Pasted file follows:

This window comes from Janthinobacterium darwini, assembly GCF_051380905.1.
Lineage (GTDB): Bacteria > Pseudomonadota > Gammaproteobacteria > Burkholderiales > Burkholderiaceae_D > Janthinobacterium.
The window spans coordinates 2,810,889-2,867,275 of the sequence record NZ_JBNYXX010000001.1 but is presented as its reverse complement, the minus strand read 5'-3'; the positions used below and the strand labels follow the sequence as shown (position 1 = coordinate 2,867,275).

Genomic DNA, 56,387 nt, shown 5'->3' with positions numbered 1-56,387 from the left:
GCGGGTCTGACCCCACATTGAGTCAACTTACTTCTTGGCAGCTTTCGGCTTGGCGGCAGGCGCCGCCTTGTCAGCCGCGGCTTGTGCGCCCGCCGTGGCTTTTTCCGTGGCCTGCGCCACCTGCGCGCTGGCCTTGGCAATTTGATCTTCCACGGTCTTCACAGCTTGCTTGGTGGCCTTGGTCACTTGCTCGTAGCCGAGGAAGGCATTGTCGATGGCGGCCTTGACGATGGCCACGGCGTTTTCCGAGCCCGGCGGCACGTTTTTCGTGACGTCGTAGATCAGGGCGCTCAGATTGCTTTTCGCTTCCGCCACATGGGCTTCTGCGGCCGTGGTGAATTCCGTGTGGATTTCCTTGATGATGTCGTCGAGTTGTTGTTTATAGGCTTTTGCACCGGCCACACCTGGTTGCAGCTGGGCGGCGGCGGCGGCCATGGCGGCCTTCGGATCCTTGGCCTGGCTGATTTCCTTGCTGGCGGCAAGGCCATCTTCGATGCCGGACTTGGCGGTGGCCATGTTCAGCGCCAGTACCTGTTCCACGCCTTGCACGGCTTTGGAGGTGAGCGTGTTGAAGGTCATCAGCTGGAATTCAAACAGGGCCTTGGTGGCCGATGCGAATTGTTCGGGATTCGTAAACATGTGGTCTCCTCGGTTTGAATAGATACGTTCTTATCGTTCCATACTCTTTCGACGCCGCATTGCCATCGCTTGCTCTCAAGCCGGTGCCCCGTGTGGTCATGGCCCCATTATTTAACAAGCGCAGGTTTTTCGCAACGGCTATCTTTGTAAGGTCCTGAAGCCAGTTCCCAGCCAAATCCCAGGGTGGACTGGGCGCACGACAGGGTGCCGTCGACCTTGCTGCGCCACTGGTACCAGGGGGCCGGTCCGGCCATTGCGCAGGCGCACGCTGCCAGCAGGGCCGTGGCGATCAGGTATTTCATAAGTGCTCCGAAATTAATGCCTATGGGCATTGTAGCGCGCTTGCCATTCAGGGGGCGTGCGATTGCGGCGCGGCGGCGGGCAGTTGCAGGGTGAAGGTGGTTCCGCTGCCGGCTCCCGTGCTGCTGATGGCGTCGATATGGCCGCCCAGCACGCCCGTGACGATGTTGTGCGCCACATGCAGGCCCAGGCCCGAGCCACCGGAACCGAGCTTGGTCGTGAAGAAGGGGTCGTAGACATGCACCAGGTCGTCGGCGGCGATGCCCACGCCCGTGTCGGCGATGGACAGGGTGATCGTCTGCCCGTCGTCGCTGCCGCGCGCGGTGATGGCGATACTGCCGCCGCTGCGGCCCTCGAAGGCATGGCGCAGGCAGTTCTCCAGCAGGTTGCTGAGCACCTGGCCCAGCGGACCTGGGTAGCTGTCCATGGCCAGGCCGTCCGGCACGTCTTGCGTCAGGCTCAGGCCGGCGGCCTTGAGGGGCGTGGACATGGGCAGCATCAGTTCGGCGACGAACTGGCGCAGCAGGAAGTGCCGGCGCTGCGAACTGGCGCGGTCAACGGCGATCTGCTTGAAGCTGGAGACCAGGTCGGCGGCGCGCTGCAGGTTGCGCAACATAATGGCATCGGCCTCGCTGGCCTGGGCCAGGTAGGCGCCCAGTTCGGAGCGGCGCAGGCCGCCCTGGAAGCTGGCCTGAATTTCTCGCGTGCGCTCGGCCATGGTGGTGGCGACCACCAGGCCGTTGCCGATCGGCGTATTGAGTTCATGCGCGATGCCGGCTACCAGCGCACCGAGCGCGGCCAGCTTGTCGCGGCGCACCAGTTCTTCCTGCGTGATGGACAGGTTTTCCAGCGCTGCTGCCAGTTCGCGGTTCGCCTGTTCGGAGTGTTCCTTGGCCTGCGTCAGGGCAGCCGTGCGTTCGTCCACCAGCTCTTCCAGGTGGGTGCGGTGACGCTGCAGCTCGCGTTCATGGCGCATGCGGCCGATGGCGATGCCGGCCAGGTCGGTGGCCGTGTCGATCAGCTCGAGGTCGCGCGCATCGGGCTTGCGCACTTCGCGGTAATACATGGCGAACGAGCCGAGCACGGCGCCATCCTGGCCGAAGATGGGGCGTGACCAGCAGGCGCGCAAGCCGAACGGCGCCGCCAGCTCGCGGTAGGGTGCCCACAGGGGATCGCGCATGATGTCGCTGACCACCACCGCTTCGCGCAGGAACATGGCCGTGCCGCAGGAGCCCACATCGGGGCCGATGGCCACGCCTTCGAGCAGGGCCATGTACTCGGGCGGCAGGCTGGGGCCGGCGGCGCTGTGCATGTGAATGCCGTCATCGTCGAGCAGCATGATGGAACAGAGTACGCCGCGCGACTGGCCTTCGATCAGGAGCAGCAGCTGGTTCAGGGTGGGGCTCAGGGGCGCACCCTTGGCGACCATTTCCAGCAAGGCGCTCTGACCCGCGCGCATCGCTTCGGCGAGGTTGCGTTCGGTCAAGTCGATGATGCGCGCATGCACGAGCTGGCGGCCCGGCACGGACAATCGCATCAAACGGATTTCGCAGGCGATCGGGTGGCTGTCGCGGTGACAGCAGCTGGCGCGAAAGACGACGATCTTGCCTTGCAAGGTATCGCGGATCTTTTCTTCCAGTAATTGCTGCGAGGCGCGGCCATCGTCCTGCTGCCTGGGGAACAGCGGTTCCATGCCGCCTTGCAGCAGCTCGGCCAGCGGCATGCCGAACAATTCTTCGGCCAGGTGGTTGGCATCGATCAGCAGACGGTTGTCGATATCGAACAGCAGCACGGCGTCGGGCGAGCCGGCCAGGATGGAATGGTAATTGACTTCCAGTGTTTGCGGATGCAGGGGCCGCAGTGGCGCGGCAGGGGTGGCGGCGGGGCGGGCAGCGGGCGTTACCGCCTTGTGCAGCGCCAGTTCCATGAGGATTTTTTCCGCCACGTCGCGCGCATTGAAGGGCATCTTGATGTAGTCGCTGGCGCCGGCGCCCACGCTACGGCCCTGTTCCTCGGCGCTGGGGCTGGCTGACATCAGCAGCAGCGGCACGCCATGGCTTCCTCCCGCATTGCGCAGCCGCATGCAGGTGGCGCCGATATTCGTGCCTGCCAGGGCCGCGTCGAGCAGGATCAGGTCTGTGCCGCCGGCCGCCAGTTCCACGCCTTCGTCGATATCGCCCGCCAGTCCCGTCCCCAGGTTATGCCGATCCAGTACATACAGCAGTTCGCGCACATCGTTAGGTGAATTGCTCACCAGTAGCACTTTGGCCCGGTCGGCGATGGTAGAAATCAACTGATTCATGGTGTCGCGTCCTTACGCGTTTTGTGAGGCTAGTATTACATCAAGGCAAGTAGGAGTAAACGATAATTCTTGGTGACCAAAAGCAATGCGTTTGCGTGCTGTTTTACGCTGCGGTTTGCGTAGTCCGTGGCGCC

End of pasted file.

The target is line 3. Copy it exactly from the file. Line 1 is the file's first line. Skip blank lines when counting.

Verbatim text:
The window spans coordinates 2,810,889-2,867,275 of the sequence record NZ_JBNYXX010000001.1 but is presented as its reverse complement, the minus strand read 5'-3'; the positions used below and the strand labels follow the sequence as shown (position 1 = coordinate 2,867,275).